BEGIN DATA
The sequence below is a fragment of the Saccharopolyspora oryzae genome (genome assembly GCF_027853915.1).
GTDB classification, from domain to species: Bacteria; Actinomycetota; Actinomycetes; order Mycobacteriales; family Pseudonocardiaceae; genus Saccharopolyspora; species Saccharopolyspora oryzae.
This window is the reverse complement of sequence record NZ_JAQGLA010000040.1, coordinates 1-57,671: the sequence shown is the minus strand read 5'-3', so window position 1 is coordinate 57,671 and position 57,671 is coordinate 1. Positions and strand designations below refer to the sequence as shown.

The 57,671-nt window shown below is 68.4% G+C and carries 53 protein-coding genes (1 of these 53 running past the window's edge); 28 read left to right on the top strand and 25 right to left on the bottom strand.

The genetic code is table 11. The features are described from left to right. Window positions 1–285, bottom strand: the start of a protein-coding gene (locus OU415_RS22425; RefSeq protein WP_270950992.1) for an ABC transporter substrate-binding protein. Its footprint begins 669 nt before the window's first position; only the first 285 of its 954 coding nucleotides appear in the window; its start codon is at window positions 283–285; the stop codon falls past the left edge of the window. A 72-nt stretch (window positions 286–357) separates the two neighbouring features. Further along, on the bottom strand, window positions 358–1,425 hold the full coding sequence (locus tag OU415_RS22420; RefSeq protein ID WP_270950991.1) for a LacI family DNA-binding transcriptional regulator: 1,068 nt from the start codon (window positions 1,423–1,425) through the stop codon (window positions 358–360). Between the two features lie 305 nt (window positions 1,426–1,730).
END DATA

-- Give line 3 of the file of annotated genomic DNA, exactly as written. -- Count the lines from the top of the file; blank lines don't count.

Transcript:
This window is the reverse complement of sequence record NZ_JAQGLA010000040.1, coordinates 1-57,671: the sequence shown is the minus strand read 5'-3', so window position 1 is coordinate 57,671 and position 57,671 is coordinate 1. Positions and strand designations below refer to the sequence as shown.